Within a short span of a year, Gordon Chan returns with his sequel to The Four, a supposedly planned trilogy based on the novels of wuxia writer Woon Swee Oan. We highly recommend that you catch the original before you pay a ticket to this one though – else you might end up feeling sore about the constant references to the first, and even more so when the movie just abruptly ends.
Since we have been introduced to the group of misfits that formed the Divine Constabulary led by the wise Zhuge Zhenwo (Anthony Wong) in the The Four, the sequel wastes no time in setting up the events that happened after the death of the evil and powerful An Shigeng (Wu Xiubo). As it turned out, An is still not dead but, for reasons unexplained, has been transformed into sort of a parasite kept alive by his father and hidden in a cliff far away. His father, Lord An, in the mean time is hell bent to take revenge against the Divine Constabulary and he also has plans to usurp the Emperor because (well) every villain out there believe he or she deserves the throne.
Thus writer and director Gordon Chan devotes a good one hour detailing the conspiracy and plan to frame and throw Zhuge Zhenwo into jail for the murder of the head of Department Six, the official constable section of the Emperor. Zhenwo’s men are in turn thrown into frenzy after his capture and their unity is once again tested. Wolfboy aka Cold blood (Deng Chao) believes Zhenwo is hiding some deadly secrets from them especially one which involve the family massacre of his now girlfriend, Emotionless (Crystal Liu Yifei). Life Snatcher (Ronald Cheng) believes in Cold blood’s theory but Zhenwo’s trusty servant, Iron hands (Colin Chou) refused to believe in them. It’s not until the suggestion of Zhenwo’s companion, innkeeper Lady Chui (Shereen Tang in a cameo) that their internal conflict might be more than meets the eyes.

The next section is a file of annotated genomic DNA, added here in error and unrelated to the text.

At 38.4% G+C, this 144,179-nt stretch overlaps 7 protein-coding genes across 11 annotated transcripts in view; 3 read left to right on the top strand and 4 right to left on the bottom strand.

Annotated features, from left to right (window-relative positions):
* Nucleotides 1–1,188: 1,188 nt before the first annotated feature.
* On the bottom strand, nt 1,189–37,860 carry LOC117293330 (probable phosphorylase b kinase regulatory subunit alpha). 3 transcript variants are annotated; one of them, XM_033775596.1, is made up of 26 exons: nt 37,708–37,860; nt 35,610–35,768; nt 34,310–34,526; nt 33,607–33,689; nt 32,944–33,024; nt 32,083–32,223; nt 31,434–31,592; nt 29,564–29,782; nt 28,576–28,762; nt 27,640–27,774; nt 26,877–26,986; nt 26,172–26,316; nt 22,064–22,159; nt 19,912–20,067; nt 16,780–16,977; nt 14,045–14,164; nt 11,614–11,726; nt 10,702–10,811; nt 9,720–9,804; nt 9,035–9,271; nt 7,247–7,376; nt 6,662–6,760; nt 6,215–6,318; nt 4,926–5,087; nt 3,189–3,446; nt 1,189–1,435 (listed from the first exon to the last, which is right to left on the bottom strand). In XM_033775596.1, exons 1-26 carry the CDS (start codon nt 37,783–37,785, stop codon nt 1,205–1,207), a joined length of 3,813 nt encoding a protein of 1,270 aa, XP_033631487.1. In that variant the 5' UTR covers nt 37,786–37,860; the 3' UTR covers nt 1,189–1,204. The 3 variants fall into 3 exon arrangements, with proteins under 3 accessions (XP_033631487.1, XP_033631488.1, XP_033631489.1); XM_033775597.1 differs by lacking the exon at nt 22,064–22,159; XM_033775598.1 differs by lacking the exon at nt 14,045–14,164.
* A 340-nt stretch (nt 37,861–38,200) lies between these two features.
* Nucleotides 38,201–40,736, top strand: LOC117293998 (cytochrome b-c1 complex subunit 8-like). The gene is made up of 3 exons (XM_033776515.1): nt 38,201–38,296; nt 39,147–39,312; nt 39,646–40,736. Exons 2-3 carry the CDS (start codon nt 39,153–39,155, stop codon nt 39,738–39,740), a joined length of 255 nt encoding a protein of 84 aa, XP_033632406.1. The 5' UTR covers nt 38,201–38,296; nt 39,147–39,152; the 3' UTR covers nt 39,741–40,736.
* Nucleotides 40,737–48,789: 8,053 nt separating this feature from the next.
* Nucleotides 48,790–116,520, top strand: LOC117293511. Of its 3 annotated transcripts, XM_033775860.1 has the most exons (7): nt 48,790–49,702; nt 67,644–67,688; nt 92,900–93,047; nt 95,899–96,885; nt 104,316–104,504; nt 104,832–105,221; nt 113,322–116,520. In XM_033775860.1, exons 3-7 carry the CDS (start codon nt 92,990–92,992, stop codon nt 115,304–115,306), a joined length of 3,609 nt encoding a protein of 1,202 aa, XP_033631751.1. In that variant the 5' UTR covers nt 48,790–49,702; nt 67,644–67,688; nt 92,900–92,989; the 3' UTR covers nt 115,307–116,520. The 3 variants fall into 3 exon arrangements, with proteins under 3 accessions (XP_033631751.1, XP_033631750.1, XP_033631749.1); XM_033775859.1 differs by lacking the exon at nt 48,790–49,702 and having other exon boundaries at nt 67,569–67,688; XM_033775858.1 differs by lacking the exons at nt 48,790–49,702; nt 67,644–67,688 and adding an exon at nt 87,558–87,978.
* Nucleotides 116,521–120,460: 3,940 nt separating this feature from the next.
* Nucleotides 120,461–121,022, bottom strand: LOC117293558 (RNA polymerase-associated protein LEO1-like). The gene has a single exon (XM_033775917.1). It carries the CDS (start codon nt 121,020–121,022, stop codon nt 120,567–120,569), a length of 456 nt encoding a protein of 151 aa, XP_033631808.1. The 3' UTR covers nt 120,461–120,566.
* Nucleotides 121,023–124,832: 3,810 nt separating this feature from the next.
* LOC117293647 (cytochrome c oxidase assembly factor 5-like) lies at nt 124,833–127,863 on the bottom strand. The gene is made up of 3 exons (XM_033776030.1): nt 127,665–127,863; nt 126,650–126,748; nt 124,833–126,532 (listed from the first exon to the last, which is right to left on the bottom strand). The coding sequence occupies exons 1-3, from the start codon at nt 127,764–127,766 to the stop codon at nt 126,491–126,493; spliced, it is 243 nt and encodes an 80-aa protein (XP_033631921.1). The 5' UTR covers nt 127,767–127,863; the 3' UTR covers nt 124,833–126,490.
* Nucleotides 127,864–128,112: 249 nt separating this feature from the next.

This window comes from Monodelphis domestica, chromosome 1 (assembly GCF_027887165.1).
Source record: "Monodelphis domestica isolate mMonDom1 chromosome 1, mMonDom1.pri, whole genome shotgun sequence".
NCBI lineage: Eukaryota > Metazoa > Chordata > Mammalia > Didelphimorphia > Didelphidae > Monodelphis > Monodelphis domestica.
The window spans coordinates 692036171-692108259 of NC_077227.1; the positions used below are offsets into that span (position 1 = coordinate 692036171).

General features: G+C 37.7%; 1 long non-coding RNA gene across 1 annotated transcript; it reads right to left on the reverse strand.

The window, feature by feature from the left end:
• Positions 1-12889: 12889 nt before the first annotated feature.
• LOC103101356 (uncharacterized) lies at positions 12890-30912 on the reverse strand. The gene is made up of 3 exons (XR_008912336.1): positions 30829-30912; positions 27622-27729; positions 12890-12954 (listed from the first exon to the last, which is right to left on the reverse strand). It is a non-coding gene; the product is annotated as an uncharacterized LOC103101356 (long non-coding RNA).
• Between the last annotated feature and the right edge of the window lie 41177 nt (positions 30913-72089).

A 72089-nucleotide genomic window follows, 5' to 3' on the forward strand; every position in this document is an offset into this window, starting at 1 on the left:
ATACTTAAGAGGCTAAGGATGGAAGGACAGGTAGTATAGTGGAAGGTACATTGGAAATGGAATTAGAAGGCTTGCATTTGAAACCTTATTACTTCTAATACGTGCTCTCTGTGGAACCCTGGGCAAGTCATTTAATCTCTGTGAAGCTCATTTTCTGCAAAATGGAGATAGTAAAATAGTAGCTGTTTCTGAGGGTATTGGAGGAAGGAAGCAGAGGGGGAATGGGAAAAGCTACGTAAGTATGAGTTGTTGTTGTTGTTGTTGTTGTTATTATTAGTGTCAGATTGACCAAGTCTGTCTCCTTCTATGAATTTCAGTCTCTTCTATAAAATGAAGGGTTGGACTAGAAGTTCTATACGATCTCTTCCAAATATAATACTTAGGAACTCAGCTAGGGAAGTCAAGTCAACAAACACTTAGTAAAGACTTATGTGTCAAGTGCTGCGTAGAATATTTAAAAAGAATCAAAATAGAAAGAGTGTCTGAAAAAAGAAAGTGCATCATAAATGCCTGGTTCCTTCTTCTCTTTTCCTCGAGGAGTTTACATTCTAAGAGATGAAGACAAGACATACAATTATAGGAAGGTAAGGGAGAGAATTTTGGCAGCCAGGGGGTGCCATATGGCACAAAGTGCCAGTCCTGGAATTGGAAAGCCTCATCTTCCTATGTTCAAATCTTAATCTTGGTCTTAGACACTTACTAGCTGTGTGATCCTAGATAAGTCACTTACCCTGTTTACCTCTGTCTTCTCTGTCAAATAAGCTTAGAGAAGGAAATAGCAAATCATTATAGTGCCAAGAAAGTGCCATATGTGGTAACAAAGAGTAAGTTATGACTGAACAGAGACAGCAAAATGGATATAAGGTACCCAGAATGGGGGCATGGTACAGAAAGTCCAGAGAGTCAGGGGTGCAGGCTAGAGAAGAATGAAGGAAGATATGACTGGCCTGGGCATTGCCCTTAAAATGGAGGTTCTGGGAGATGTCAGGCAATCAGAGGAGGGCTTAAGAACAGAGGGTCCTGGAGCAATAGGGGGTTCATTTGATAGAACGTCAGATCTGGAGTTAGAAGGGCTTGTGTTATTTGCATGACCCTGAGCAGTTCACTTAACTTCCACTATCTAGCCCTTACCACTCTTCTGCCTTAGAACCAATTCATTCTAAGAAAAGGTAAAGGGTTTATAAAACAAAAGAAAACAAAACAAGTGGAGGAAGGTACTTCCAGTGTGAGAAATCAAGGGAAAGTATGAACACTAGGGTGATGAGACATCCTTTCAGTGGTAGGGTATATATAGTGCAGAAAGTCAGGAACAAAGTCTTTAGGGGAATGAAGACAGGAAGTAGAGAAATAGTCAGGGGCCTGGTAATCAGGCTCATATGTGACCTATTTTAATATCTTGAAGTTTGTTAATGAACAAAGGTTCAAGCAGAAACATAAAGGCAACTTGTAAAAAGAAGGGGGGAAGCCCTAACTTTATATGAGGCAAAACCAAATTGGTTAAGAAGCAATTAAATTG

It’s a shame that Chan is not much of an impressive mystery novelist nor a crime writer as The Four 2 has neither elements to engage the audience. The question of Zhenwo’s credibility is obvious and the reliance of a single shape-shifting villainous character to do the entire dirty work is unbelievable. Even a sequence of Cold blood and Life Snatcher checking out the crime scene shouts lame. (Apparently, Divine Constabulary needs to recruit Detective Dee immediately.) Unfolding without any twists and turns till the second half with the revelation of why Emotionless’ family is massacred; Chan’s efforts are often laborious and unengaging like his earlier Painted Skin. If he thinks getting the busty Liu Yan to show some skin in a shower scene opposite Jiang Yiyan can salvage his storytelling skills, I guess Liu Yan needs to reveal more.
Making matters worse is his preference to pepper every single action scene with subpar visual effects and these prove to be more of a distraction in the decently well-choreographed action direction by Ku Huen Chiu. When it comes to the cast members, Deng Chao and Liu Yifei, who dominate the screen time, continue to emo and bore the movie with their zilch chemistry. The other two members of the Four, Colin Chou and Ronald Cheng are relegated to mere supporting roles with even lesser dialogue than the predecessor. Jiang Yiyan never ceases to tease the audience with her good turn bad or vice versa character, while Anthony Wong remains the only respectable presence in this otherwise boring martial arts flick.
Will the foursome who are blessed with remarkable Marvel/X-Men abilities reunite for the finale and take out the villain once and for all? Well, like I mentioned The Four 2 ends on a cliff-hanger and we hope Chan can gives us a satisfying answer to Lord An’s ambitious plan to overthrow the Emperor.